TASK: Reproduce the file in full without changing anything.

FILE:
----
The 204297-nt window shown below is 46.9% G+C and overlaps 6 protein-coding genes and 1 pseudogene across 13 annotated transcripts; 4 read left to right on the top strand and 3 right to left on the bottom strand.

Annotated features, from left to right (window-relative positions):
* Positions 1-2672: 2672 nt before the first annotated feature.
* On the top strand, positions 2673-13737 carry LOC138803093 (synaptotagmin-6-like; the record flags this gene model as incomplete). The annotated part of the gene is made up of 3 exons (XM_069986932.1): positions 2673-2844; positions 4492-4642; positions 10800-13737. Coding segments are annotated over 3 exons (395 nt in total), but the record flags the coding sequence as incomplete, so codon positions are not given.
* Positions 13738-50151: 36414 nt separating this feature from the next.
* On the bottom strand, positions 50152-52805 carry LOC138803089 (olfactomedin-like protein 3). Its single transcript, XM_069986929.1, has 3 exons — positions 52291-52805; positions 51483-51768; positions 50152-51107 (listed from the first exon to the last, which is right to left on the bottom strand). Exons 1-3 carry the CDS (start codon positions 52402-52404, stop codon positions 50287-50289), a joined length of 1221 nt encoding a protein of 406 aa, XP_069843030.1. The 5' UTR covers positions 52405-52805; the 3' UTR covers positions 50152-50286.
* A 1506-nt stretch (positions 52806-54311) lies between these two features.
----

The 204297-nt window shown below is 46.9% G+C and overlaps 6 protein-coding genes and 1 pseudogene across 13 annotated transcripts; 4 read left to right on the top strand and 3 right to left on the bottom strand.

Annotated features, from left to right (window-relative positions):
* Positions 1-2672: 2672 nt before the first annotated feature.
* On the top strand, positions 2673-13737 carry LOC138803093 (synaptotagmin-6-like; the record flags this gene model as incomplete). The annotated part of the gene is made up of 3 exons (XM_069986932.1): positions 2673-2844; positions 4492-4642; positions 10800-13737. Coding segments are annotated over 3 exons (395 nt in total), but the record flags the coding sequence as incomplete, so codon positions are not given.
* Positions 13738-50151: 36414 nt separating this feature from the next.
* On the bottom strand, positions 50152-52805 carry LOC138803089 (olfactomedin-like protein 3). Its single transcript, XM_069986929.1, has 3 exons — positions 52291-52805; positions 51483-51768; positions 50152-51107 (listed from the first exon to the last, which is right to left on the bottom strand). Exons 1-3 carry the CDS (start codon positions 52402-52404, stop codon positions 50287-50289), a joined length of 1221 nt encoding a protein of 406 aa, XP_069843030.1. The 5' UTR covers positions 52405-52805; the 3' UTR covers positions 50152-50286.
* A 1506-nt stretch (positions 52806-54311) lies between these two features.